“Urgent action is needed to deliver planning and permitting systems that will drive the transition to a net-zero economy,” says Adair Turner, ETC’s chair. “Governments, developers and civil society need to work together to remove barriers and focus on reducing development times for vital wind and solar projects.”

The Insights Briefing, which is a part of the ETC’s Barriers to Clean Electrification collection, identifies three main classes of planning and allowing obstacles: regulatory, administrative and societal. Analyzing the potential to shorten wind and solar improvement timelines at completely different levels of challenge improvement, while sustaining robust environmental and social safeguards.

Key actions in these areas embrace regulatory, setting clear targets for power sector decarbonization (e.g., by 2035) and the renewables and grids that will likely be required to satisfy this, assigning precedence standing to renewable energy tasks, dedicating enough land, setting and implementing streamlined allowing targets, permitting some allow flexibility (together with minor adjustments to assigned permits), limiting authorized challenges, and assigning clear property rights (the place these are restricted).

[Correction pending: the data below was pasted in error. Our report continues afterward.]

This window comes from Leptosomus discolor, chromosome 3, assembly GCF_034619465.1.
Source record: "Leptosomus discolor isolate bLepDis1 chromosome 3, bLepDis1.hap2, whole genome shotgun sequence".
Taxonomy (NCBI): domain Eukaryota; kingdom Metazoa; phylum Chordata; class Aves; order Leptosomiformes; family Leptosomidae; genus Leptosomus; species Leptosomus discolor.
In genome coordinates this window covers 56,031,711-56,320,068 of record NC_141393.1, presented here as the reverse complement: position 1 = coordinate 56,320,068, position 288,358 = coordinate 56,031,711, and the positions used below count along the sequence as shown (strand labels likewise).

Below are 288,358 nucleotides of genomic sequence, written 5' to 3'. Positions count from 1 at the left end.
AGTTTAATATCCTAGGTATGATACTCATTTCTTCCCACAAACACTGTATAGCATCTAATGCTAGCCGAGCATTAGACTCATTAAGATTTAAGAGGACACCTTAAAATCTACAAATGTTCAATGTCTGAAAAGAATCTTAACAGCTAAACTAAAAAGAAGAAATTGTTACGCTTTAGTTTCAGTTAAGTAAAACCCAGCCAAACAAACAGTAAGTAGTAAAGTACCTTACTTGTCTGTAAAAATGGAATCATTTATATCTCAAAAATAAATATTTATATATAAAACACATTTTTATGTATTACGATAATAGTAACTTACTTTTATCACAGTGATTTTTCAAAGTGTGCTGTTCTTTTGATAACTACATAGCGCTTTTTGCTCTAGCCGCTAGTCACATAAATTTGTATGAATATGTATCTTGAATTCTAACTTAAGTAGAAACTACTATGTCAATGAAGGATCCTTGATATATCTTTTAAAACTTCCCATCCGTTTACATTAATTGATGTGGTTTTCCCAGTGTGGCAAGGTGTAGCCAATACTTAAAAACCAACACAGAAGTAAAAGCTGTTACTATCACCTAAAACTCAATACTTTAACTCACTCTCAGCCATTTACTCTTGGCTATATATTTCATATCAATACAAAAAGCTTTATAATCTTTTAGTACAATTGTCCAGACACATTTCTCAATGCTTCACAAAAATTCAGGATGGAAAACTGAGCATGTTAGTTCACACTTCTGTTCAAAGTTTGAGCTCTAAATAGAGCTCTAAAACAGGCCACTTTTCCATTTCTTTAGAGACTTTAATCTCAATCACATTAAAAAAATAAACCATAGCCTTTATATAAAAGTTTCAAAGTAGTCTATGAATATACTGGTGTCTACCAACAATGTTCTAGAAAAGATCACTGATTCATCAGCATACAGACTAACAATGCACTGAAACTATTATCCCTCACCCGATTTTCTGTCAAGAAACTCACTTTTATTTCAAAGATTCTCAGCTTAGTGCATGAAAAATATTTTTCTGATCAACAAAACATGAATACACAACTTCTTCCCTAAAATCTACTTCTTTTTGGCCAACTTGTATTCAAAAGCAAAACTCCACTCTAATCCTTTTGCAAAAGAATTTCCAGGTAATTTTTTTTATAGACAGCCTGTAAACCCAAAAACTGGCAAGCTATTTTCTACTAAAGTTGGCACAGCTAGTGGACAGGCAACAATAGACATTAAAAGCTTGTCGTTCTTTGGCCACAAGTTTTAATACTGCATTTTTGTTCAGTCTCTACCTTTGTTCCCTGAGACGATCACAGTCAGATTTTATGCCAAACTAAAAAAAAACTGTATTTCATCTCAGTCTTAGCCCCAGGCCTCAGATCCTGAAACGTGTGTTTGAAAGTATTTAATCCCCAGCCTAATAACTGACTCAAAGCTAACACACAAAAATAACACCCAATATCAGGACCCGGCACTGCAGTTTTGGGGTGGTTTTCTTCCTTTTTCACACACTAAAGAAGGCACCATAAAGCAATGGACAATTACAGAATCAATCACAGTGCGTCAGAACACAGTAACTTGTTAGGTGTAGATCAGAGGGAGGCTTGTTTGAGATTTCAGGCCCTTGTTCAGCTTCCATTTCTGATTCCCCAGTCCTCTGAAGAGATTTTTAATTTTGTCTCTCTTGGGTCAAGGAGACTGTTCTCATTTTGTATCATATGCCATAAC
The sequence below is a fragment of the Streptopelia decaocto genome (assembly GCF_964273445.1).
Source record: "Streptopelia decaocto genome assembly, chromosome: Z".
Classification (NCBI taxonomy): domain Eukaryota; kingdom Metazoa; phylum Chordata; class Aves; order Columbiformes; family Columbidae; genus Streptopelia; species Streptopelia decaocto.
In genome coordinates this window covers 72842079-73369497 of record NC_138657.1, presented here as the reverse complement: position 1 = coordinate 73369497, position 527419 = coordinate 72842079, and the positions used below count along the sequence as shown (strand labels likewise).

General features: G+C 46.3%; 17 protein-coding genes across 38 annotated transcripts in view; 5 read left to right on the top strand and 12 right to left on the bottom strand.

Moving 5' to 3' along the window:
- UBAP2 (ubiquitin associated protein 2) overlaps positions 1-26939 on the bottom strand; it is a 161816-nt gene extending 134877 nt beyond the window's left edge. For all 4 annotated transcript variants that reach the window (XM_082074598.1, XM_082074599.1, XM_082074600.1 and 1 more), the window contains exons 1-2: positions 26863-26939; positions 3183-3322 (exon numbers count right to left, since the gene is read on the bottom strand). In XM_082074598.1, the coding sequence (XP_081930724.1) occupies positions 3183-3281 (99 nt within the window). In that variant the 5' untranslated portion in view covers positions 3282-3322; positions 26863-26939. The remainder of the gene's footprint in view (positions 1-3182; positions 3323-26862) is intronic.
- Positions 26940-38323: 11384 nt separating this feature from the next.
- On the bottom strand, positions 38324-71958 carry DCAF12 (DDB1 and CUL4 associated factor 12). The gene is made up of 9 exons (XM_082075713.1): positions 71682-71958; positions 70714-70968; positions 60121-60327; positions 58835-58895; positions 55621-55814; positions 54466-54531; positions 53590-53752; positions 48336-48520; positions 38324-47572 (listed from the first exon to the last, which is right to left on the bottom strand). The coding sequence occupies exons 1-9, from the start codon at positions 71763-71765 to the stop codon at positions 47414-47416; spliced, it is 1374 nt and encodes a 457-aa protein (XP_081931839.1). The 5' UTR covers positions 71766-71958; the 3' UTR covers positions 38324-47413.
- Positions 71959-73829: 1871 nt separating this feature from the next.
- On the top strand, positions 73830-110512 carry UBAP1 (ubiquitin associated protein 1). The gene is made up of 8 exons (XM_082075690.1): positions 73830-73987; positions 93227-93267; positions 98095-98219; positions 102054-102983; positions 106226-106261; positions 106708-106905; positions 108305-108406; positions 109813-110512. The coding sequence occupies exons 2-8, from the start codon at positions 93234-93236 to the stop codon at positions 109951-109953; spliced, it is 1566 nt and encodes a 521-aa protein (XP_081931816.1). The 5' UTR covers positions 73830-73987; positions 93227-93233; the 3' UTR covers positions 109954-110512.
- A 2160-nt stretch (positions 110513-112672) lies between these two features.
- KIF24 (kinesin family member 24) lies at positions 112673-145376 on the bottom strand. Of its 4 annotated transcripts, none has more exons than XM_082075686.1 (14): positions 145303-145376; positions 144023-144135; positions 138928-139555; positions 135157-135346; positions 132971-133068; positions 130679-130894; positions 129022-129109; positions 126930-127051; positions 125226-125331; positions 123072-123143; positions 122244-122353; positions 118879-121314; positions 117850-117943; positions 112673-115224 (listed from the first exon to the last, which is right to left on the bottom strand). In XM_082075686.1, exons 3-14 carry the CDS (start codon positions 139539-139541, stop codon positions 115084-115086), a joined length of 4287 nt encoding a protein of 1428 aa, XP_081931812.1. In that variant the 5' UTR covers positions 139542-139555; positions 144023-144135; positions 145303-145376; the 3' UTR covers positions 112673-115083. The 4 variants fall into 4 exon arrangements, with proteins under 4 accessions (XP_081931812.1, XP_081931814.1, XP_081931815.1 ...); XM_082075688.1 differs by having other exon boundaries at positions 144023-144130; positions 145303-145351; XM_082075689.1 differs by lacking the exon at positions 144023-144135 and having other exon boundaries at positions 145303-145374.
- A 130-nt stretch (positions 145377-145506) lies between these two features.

From an administrative perspective, it’s creating “one-stop-shops” for allowing, sufficiently staffing allow roles, digitalizing the allowing course of, and creating digital spatial mapping instruments and environmental information banks to assist deployment planning.